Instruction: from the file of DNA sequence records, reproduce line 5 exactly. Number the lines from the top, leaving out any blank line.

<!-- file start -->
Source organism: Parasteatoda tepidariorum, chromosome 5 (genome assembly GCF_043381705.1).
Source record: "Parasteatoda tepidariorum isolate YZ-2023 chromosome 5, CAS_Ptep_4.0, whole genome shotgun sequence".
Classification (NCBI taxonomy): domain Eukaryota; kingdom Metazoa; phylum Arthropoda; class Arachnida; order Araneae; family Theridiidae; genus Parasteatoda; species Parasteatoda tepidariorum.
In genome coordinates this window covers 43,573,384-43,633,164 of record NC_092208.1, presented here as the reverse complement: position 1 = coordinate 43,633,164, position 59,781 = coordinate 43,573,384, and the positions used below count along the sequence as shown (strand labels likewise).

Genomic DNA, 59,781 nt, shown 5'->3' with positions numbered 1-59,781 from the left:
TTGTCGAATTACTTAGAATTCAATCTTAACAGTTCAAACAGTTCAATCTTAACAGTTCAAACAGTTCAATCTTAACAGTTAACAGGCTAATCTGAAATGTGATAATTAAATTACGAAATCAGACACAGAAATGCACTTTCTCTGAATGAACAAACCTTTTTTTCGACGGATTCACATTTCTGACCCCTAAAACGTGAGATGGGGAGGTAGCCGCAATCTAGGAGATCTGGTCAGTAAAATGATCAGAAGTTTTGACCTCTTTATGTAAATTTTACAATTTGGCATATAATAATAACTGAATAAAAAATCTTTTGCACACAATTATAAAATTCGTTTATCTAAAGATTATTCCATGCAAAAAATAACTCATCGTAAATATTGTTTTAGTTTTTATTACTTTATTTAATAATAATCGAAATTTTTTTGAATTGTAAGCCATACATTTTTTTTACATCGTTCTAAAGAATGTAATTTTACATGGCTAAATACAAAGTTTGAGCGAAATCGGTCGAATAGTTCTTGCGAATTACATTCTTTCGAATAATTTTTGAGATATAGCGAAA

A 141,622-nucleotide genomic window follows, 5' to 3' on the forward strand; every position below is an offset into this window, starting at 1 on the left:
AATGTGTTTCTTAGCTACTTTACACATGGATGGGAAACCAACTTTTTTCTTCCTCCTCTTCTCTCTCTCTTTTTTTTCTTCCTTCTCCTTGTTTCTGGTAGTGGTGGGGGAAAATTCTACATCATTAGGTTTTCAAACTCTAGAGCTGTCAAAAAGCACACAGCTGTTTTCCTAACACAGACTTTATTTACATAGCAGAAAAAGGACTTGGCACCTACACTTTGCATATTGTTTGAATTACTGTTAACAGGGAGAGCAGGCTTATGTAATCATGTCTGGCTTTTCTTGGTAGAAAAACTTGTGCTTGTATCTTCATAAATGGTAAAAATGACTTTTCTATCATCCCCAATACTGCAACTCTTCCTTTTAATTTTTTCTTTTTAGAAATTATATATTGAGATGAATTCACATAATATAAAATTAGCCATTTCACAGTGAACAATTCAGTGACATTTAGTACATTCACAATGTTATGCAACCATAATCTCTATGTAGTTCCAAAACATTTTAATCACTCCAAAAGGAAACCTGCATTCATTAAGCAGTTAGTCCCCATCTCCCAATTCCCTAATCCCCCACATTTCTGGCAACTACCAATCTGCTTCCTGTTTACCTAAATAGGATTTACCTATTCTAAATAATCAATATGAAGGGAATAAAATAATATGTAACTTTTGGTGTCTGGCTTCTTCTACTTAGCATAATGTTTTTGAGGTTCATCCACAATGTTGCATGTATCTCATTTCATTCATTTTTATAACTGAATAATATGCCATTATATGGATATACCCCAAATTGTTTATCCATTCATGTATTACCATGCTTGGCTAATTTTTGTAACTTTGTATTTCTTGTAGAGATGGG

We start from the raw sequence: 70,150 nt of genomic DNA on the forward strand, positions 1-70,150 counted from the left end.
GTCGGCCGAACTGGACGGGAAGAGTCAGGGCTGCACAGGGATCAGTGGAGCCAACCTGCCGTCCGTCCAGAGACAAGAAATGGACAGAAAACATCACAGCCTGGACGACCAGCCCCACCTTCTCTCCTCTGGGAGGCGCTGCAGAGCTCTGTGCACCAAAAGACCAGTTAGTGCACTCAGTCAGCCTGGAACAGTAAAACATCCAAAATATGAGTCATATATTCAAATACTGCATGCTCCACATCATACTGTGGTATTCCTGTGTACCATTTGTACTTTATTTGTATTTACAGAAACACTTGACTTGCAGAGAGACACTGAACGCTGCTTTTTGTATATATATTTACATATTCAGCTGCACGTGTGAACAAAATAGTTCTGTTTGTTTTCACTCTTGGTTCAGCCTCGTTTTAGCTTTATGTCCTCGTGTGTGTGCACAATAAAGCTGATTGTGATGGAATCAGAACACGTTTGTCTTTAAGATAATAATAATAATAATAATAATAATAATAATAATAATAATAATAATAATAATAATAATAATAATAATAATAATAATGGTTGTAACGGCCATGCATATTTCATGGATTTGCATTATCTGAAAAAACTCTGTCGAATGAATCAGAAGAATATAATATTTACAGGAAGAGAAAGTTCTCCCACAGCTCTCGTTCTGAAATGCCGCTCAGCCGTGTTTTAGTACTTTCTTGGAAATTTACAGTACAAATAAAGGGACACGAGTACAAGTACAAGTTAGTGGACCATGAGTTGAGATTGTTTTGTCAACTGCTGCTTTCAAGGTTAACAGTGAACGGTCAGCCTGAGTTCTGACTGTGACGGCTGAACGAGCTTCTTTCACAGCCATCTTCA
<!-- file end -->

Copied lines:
Genomic DNA, 59,781 nt, shown 5'->3' with positions numbered 1-59,781 from the left: